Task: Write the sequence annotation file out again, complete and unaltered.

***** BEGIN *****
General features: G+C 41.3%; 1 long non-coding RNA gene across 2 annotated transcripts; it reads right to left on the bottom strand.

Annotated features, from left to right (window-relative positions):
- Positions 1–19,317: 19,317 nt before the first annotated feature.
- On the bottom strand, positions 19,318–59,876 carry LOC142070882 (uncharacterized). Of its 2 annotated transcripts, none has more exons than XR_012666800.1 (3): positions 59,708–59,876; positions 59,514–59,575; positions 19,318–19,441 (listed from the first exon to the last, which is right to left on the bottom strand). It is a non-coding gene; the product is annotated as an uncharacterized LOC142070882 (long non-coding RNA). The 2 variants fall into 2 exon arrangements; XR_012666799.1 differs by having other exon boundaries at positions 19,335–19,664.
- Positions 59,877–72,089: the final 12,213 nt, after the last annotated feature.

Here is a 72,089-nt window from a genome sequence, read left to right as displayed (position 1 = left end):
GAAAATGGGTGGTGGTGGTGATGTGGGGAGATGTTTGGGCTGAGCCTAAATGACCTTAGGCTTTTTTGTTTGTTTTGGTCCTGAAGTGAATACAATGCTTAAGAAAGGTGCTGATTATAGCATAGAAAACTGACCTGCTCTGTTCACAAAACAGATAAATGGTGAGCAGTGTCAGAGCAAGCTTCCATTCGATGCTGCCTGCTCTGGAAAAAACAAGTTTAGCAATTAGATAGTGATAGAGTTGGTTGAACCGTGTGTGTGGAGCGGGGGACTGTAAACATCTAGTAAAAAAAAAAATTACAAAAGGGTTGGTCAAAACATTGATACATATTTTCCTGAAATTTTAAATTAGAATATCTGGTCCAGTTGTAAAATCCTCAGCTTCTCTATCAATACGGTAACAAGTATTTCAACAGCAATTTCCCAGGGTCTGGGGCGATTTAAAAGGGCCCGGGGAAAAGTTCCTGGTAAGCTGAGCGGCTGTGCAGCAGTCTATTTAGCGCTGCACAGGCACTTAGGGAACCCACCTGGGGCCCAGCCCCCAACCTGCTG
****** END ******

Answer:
General features: G+C 41.3%; 1 long non-coding RNA gene across 2 annotated transcripts; it reads right to left on the bottom strand.

Annotated features, from left to right (window-relative positions):
- Positions 1–19,317: 19,317 nt before the first annotated feature.
- On the bottom strand, positions 19,318–59,876 carry LOC142070882 (uncharacterized). Of its 2 annotated transcripts, none has more exons than XR_012666800.1 (3): positions 59,708–59,876; positions 59,514–59,575; positions 19,318–19,441 (listed from the first exon to the last, which is right to left on the bottom strand). It is a non-coding gene; the product is annotated as an uncharacterized LOC142070882 (long non-coding RNA). The 2 variants fall into 2 exon arrangements; XR_012666799.1 differs by having other exon boundaries at positions 19,335–19,664.
- Positions 59,877–72,089: the final 12,213 nt, after the last annotated feature.

Here is a 72,089-nt window from a genome sequence, read left to right as displayed (position 1 = left end):
GAAAATGGGTGGTGGTGGTGATGTGGGGAGATGTTTGGGCTGAGCCTAAATGACCTTAGGCTTTTTTGTTTGTTTTGGTCCTGAAGTGAATACAATGCTTAAGAAAGGTGCTGATTATAGCATAGAAAACTGACCTGCTCTGTTCACAAAACAGATAAATGGTGAGCAGTGTCAGAGCAAGCTTCCATTCGATGCTGCCTGCTCTGGAAAAAACAAGTTTAGCAATTAGATAGTGATAGAGTTGGTTGAACCGTGTGTGTGGAGCGGGGGACTGTAAACATCTAGTAAAAAAAAAAATTACAAAAGGGTTGGTCAAAACATTGATACATATTTTCCTGAAATTTTAAATTAGAATATCTGGTCCAGTTGTAAAATCCTCAGCTTCTCTATCAATACGGTAACAAGTATTTCAACAGCAATTTCCCAGGGTCTGGGGCGATTTAAAAGGGCCCGGGGAAAAGTTCCTGGTAAGCTGAGCGGCTGTGCAGCAGTCTATTTAGCGCTGCACAGGCACTTAGGGAACCCACCTGGGGCCCAGCCCCCAACCTGCTG